Education Reform

No Child Left Behind

Signed by Congress in December 2001 and by President Bush in January 2002, the No Child Left Behind Act is the most extensive reform of the Elementary and Secondary Education Act (ESEA) since it was enacted in 1965. The Act redefines the federal role in K-12 education in an effort to close the achievement gap between disadvantaged and minority students and their peers. It is based on four basic principles: stronger accountability for results; increased flexibility and local control; expanded options for parents; and an emphasis on teaching methods that have been proven to work.

  • Spellings Hails New National Report Card Results
    July 2005
    Margaret Spellings was appointed the 8th U.S. Secretary of Education in January 2005. Spellings released the following statement regarding the 2004 National Assessment of Educational Progress (NAEP) Long-Term Trends in Academic Progress, also known as the Nation's Report Card.

  • Spellings Announces New Special Education Guidelines
    May 2005
    U.S. Secretary of Education Margaret Spellings announced the details of a new No Child Left Behind policy designed to help states better assist students with disabilities.

  • White House Fact Sheet

    This excerpt is from the official White House fact sheet.

  • Statement from Senator Kennedy

    Senator Edward M. Kennedy, who has represented Massachusetts in the United States Senate since 1962, is one of the authors of the No Child Left Behind Act. This excerpt is from a speech he delivered at Boston Latin School on January 8, 2002, in which he introduced the President to the audience and offered his own views on education reform.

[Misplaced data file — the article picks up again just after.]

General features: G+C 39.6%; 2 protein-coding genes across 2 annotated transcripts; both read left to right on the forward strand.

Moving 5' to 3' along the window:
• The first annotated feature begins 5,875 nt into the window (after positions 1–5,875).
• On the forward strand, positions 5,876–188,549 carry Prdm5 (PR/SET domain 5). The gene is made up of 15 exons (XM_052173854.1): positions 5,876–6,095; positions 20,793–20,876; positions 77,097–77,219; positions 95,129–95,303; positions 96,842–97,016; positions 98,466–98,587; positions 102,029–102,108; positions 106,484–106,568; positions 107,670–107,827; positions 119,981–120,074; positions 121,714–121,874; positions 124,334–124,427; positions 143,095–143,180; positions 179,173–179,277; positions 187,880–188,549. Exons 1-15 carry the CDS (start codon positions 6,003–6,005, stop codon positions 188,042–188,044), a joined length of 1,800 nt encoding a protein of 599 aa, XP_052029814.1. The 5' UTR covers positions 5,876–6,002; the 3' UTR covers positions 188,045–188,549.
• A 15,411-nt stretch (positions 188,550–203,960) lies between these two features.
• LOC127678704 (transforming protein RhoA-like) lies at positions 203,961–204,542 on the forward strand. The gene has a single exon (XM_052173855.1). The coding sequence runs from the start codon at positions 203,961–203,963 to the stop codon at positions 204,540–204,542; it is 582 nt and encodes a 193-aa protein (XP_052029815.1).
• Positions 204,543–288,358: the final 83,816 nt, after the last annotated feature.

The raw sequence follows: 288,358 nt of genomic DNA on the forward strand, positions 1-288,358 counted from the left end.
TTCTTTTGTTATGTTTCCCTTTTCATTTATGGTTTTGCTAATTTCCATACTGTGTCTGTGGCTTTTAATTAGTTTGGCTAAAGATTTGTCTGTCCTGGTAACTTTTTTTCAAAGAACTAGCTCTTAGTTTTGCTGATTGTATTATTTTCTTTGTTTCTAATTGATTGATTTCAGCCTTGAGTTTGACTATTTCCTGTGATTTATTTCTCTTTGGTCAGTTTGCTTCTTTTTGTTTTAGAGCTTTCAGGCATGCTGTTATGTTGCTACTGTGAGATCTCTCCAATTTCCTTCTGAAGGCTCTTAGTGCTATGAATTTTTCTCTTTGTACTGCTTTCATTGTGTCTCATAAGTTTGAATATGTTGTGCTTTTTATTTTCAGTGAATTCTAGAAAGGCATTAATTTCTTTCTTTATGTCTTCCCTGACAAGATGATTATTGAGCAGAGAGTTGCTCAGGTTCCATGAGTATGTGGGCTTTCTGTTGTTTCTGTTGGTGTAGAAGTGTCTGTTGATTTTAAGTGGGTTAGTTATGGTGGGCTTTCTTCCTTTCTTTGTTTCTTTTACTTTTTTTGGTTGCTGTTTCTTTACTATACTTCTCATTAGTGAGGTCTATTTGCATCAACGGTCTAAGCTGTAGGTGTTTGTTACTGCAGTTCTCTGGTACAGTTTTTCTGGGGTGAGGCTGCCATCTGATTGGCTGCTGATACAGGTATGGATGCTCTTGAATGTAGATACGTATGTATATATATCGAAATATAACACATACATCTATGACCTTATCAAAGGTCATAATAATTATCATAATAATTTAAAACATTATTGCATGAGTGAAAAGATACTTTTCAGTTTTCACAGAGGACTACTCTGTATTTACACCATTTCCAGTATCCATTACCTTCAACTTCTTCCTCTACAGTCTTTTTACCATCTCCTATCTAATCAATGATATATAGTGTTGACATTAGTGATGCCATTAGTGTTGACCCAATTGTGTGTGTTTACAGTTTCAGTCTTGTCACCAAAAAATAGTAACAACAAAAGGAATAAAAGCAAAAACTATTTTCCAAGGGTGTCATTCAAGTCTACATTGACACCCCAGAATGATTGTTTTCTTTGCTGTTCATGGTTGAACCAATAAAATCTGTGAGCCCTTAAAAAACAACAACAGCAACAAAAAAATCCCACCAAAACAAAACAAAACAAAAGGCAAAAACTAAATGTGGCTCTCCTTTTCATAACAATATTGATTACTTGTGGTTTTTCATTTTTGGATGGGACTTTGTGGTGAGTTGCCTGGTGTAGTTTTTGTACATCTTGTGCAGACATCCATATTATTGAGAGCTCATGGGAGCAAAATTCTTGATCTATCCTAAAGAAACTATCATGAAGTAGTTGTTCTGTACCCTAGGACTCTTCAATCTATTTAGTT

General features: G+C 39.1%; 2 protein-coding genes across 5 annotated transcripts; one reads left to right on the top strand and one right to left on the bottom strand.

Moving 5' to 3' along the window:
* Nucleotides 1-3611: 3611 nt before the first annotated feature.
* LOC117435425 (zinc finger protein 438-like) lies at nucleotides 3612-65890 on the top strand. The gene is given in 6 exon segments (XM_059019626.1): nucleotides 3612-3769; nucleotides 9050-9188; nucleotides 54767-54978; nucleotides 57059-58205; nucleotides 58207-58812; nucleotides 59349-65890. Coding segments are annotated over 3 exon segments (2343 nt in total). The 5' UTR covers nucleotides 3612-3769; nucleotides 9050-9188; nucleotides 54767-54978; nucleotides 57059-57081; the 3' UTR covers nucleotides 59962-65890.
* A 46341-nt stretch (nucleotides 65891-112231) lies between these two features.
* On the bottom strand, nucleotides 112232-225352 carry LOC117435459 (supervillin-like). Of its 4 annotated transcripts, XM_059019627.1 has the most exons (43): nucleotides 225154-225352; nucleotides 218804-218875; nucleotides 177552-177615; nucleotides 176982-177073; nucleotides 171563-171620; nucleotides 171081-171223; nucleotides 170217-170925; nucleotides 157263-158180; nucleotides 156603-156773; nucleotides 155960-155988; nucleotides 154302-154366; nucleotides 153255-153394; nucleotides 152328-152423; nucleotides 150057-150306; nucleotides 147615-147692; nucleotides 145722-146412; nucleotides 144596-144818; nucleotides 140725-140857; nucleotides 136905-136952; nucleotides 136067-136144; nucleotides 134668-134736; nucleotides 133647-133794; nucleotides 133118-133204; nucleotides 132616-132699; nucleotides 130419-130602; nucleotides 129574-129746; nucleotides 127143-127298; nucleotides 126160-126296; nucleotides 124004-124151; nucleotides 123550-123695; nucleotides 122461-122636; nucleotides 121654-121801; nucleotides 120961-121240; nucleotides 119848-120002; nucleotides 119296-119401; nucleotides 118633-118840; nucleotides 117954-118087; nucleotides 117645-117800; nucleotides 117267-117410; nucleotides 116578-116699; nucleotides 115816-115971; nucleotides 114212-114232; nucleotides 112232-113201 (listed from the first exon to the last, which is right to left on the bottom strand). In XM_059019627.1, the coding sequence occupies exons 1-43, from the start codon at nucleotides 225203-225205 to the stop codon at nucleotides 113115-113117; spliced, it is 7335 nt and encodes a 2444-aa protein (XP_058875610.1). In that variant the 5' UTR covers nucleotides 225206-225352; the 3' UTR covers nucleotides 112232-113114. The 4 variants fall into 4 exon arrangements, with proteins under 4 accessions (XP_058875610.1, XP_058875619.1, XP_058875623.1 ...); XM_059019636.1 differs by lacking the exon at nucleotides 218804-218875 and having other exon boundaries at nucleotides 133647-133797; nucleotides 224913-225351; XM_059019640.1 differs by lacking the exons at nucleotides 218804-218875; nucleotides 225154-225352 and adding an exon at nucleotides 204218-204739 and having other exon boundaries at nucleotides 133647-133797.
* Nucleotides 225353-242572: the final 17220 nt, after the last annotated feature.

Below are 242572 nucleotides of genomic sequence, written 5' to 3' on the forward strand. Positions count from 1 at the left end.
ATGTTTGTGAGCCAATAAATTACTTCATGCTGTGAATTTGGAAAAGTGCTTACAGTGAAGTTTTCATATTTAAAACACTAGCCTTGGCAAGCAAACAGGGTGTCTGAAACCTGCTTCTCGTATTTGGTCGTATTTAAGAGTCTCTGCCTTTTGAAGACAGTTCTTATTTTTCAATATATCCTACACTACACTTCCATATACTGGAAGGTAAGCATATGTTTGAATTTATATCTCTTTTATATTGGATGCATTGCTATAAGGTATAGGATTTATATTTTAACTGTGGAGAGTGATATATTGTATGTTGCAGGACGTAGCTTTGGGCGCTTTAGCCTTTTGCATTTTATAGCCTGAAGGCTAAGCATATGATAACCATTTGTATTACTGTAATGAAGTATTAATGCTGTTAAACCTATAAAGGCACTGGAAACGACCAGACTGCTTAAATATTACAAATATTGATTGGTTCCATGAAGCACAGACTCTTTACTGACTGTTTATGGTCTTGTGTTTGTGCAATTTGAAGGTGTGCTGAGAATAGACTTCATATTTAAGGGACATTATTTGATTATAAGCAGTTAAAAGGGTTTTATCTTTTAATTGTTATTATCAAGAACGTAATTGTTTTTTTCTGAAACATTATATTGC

• An Update by Senator Kennedy, July 18, 2003

  • Statement from President Bush

    President George W. Bush spoke at Boston Latin School on January 8, 2002, upon the signing of the No Child Left Behind Act. In this excerpt from his speech, the President outlines his views on education reform in front an audience of students, parents, and faculty.

  • Statement from John Merrow

    John Merrow is the host of The Merrow Report, a documentary series on education that aired on PBS and NPR. He is also the correspondent on Frontline's Testing Our Schools. In his commentary, Merrow questions if President Bush's education plan offers enough incentive to improve failing schools.

  • Statement from Marian Wright Edelman

    Marian Wright Edelman is founder and president of the Children's Defense Fund, a private, Washington-based organization that advocates for disadvantaged children and families. This statement was written in response to President Bush's 2002 State of the Union Address.